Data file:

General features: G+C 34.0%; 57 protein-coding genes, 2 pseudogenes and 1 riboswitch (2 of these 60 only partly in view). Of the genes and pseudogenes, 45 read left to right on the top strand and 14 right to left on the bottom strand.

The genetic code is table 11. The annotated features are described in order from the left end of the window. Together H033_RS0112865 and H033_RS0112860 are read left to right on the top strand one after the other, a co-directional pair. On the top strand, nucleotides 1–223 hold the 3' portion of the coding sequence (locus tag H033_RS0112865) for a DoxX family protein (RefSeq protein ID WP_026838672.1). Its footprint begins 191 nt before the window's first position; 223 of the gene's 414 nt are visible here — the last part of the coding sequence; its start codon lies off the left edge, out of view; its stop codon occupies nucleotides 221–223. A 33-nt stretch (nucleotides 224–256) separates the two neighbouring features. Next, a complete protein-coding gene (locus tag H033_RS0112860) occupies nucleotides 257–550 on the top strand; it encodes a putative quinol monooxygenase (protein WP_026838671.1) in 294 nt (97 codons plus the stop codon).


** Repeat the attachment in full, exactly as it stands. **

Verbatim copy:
General features: G+C 34.0%; 57 protein-coding genes, 2 pseudogenes and 1 riboswitch (2 of these 60 only partly in view). Of the genes and pseudogenes, 45 read left to right on the top strand and 14 right to left on the bottom strand.

The genetic code is table 11. The annotated features are described in order from the left end of the window. Together H033_RS0112865 and H033_RS0112860 are read left to right on the top strand one after the other, a co-directional pair. On the top strand, nucleotides 1–223 hold the 3' portion of the coding sequence (locus tag H033_RS0112865) for a DoxX family protein (RefSeq protein ID WP_026838672.1). Its footprint begins 191 nt before the window's first position; 223 of the gene's 414 nt are visible here — the last part of the coding sequence; its start codon lies off the left edge, out of view; its stop codon occupies nucleotides 221–223. A 33-nt stretch (nucleotides 224–256) separates the two neighbouring features. Next, a complete protein-coding gene (locus tag H033_RS0112860) occupies nucleotides 257–550 on the top strand; it encodes a putative quinol monooxygenase (protein WP_026838671.1) in 294 nt (97 codons plus the stop codon).